Few people are as passionate about the Battersea area of London than muralist Brian Barnes MBE, who for the last forty-five years has been leaving his artistic touch on derelict industrial carcasses and council housing estates, some in plain sight and others in the most inconspicuous of locations. He first gained recognition in 1976 with his 267 foot long mural: Battersea: The Good, the Bad and the Ugly, on Battersea Bridge Road, which depicted a brush sweeping away the industrial dilapidation along Battersea’s riverfront, and replacing it with a colourful utopian vision of social prosperity for the local community. This decorated the wall of the huge Morgan Crucibles factory, which had just moved its operations away from London. Unfortunately, Morgan’s took the decision to demolish the wall along with Barnes’s work one fateful night in 1979.
Undeterred, Barnes has produced many other fantastic murals. Two of his Battersea works which still stand are not so large but are immediately recognisable by their bright colour palette, his acknowledgement of the old masters, his pacifist social commentary and the numerous amusing allusions to Battersea’s heritage. His Battersea in Perspective, painted in 1988 on the side of a pub, shows a bird’s eye view of the district with Battersea Park’s Peace Pagoda centre stage. Left of this is the Battersea Power Station which is currently being re-developed. Barnes is a founder of the Battersea Power Station Community Group, which has been campaigning for its preservation since 1983 when it was finally decommissioned.
Battersea in Perspective mural by Brian Barnes. Photo Credit: © Christopher Hayden.
Receding in the distance is a modern cityscape, both utilitarian and slick, perhaps a reference to the vision of Battersea’s radical council, which went to great lengths to replace Georgian and Victorian developments with housing estates for the area’s largely working-class population. In contrast, barely noticeable beneath the portraits in the foreground, are the elegant historic mansions and houses of Chelsea, a distant world from the Battersea riverfront. The River Thames was not only a physical barrier but also a social one until the late twentieth century.
Framed between the bridges are portraits of radical politicians, artists and pioneering aviators, all with links to Battersea’s past. These include John Archer, Britain’s first elected black mayor, London Docks Strike leader John Burns, suffragette Charlotte Despard, pilot Hilda Hewlett and Pre-Raphaelite artist Evelyn de Morgan whose The Evening Star Above the Sea depicts Venus in the top right corner of the mural.
View of the portraits of radical politicians, artists and pioneering aviators on Battersea In Perspective mural by Brian Barnes. Photo Credit: © Christopher Hayden.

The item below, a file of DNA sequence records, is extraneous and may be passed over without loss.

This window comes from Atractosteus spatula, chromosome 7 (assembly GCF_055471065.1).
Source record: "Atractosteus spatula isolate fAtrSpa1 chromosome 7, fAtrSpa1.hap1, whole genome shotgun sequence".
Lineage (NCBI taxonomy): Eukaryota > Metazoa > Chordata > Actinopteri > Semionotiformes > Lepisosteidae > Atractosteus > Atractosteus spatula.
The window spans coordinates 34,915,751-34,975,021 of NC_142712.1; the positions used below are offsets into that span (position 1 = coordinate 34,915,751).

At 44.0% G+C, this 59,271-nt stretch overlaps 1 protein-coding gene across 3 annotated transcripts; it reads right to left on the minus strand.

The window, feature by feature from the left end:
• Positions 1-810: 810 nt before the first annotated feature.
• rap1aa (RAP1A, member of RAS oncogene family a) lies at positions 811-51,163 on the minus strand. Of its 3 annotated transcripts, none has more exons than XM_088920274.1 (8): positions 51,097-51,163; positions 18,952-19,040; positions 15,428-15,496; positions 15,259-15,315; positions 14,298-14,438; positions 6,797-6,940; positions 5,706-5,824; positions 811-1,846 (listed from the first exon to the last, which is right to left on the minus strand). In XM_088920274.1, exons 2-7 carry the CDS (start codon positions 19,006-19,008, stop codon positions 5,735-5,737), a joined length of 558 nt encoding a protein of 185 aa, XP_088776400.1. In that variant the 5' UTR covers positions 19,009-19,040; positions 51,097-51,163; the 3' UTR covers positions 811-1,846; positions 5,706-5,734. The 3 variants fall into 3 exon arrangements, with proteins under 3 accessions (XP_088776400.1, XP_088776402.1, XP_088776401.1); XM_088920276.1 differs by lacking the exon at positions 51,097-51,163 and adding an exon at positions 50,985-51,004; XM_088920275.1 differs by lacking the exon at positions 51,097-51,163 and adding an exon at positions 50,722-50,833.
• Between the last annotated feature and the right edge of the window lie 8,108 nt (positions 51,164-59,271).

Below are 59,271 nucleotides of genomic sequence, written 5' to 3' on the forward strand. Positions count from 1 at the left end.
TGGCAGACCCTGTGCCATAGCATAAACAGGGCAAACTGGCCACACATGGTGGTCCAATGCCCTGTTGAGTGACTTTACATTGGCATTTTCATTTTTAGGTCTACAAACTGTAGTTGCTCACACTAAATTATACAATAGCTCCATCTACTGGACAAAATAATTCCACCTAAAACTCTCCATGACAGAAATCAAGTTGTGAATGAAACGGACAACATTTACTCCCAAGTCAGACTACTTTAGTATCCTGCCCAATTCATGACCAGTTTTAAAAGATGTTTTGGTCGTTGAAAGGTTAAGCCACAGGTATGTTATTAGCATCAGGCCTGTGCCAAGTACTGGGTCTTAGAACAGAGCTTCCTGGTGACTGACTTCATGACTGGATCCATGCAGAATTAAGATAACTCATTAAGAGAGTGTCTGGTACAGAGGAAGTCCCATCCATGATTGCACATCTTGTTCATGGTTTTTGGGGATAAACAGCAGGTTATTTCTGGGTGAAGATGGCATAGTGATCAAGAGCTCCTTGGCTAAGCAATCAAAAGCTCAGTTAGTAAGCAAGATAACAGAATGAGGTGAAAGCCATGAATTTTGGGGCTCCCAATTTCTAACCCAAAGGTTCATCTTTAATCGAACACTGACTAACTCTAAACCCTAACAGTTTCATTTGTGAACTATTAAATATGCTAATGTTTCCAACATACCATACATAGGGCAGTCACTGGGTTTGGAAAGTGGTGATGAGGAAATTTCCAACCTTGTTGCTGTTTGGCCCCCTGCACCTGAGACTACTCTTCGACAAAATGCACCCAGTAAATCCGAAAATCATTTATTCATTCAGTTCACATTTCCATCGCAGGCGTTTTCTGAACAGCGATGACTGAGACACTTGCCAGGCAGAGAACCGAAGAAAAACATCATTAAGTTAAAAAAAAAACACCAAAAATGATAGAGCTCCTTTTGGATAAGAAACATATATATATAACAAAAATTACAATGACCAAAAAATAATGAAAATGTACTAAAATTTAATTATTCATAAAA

Hovering above the cityscape is the decoration pattern of the Battersea Shield now on display at the British Museum. This was found in the Thames during the construction of Chelsea Bridge in 1857. The bridge itself was part of an exciting new development, the Royal Park of Battersea.
Finally, the balloon is a reminder of the aircraft manufactures the Short brothers, who started their business by making balloons for Charles Royce and other aviation pioneers in the arches beneath the railway lines flanking the Power Station, a convenient location in close proximity to the Gas Works.
View of the sky and balloon in Battersea In Perspective mural by Brian Barnes. Photo Credit: © Christopher Hayden.
A more recent work is A Brief History of Time, hidden away in Carey Gardens Estate. This shows a grand hourglass symbolising time running out for the local community, who are increasingly been pushed out by gentrification and the rise of living costs in the area: notice the recurring Battersea Power Station in the top bulb. The hourglass is crowned by Michelangelo’s depiction of God from ‘The Creation of the Sun, Moon and Plants’ in the Sistine Chapel, and above this is Pink Floyd’s flying pig from the cover of their Animals album, which made the Power Station a recognisable landmark across the world in 1977.
The aviation theme also recurs with a Soapwith Camel biplane and the even more fantastical Star Wars spacecrafts and Death Star in the top right corner – Barnes must be a fan! Stephen Hawkins makes an appearance floating in the left top corner, perhaps enjoying a mural named after his bestseller science book. The fantastical theme is picked up again with characters from the Wizard of Oz on the left of the hourglass, whilst on the opposite right are the Emerald Towers which are currently springing up in Nine Elms around the new American Embassy, sadly economically out of reach to most locals.
A Brief History of Time mural by Brian Barnes. Photo Credit: © Christopher Hayden.
Whereas in the Perspective mural the message of peace is embodied in the Peace Pagoda, here we have a depiction of a charming anecdote that took place in 1973. Below the hourglass we see the Who’s legendary drummer Keith Moon dressed as a lollipop man in allusion to a campaign he launched for a pedestrian crossing to protect children at a dangerous junction in Thessaly Road (the street where I grew up). This was just a few yards away from Ramport Studios where the band was recording their Quadrophenia rock opera. The rest of the Who also make an appearance above a man standing on the bottom right corner: Nick Wood, the pioneering architect who designed the Carey Gardens Estate. A much-loved figure in Battersea, Wood bucked the high-rise housing trend of the 1970s in lieu of creating ‘council estates that did not look like council estates’.
Battersea Power Station in London. Photo Credit: © Christopher Hayden.